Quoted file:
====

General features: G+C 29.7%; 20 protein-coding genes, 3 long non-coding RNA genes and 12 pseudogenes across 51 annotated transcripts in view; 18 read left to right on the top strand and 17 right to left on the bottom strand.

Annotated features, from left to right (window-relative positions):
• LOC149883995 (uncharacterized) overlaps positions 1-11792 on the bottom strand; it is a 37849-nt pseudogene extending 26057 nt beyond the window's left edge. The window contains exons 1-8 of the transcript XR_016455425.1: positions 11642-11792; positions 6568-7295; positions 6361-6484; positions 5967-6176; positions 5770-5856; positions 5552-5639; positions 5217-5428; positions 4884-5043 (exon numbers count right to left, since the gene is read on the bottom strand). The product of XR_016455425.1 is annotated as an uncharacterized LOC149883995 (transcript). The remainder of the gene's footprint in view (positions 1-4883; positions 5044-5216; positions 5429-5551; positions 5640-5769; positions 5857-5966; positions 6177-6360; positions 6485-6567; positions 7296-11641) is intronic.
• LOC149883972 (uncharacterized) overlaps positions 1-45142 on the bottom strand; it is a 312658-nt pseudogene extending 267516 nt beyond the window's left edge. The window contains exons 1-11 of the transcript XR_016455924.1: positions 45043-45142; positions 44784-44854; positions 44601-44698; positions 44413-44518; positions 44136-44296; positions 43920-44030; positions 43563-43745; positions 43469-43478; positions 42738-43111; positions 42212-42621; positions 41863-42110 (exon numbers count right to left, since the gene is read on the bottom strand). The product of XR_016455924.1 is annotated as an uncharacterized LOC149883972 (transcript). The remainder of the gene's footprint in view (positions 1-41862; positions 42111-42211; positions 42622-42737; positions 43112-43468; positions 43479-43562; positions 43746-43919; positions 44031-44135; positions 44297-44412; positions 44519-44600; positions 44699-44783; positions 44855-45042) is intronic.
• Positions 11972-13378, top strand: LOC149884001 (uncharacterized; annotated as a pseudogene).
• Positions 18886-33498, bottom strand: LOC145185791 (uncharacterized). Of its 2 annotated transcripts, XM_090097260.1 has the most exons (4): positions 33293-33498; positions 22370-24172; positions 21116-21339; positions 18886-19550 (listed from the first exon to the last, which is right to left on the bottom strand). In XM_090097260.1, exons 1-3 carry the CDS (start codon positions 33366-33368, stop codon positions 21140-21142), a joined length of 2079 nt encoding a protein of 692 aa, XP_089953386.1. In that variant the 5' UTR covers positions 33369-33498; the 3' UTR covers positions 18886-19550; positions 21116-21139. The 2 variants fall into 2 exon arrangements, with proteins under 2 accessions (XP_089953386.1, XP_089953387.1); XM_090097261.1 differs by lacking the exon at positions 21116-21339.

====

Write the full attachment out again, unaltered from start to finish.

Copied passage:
General features: G+C 29.7%; 20 protein-coding genes, 3 long non-coding RNA genes and 12 pseudogenes across 51 annotated transcripts in view; 18 read left to right on the top strand and 17 right to left on the bottom strand.

Annotated features, from left to right (window-relative positions):
• LOC149883995 (uncharacterized) overlaps positions 1-11792 on the bottom strand; it is a 37849-nt pseudogene extending 26057 nt beyond the window's left edge. The window contains exons 1-8 of the transcript XR_016455425.1: positions 11642-11792; positions 6568-7295; positions 6361-6484; positions 5967-6176; positions 5770-5856; positions 5552-5639; positions 5217-5428; positions 4884-5043 (exon numbers count right to left, since the gene is read on the bottom strand). The product of XR_016455425.1 is annotated as an uncharacterized LOC149883995 (transcript). The remainder of the gene's footprint in view (positions 1-4883; positions 5044-5216; positions 5429-5551; positions 5640-5769; positions 5857-5966; positions 6177-6360; positions 6485-6567; positions 7296-11641) is intronic.
• LOC149883972 (uncharacterized) overlaps positions 1-45142 on the bottom strand; it is a 312658-nt pseudogene extending 267516 nt beyond the window's left edge. The window contains exons 1-11 of the transcript XR_016455924.1: positions 45043-45142; positions 44784-44854; positions 44601-44698; positions 44413-44518; positions 44136-44296; positions 43920-44030; positions 43563-43745; positions 43469-43478; positions 42738-43111; positions 42212-42621; positions 41863-42110 (exon numbers count right to left, since the gene is read on the bottom strand). The product of XR_016455924.1 is annotated as an uncharacterized LOC149883972 (transcript). The remainder of the gene's footprint in view (positions 1-41862; positions 42111-42211; positions 42622-42737; positions 43112-43468; positions 43479-43562; positions 43746-43919; positions 44031-44135; positions 44297-44412; positions 44519-44600; positions 44699-44783; positions 44855-45042) is intronic.
• Positions 11972-13378, top strand: LOC149884001 (uncharacterized; annotated as a pseudogene).
• Positions 18886-33498, bottom strand: LOC145185791 (uncharacterized). Of its 2 annotated transcripts, XM_090097260.1 has the most exons (4): positions 33293-33498; positions 22370-24172; positions 21116-21339; positions 18886-19550 (listed from the first exon to the last, which is right to left on the bottom strand). In XM_090097260.1, exons 1-3 carry the CDS (start codon positions 33366-33368, stop codon positions 21140-21142), a joined length of 2079 nt encoding a protein of 692 aa, XP_089953386.1. In that variant the 5' UTR covers positions 33369-33498; the 3' UTR covers positions 18886-19550; positions 21116-21139. The 2 variants fall into 2 exon arrangements, with proteins under 2 accessions (XP_089953386.1, XP_089953387.1); XM_090097261.1 differs by lacking the exon at positions 21116-21339.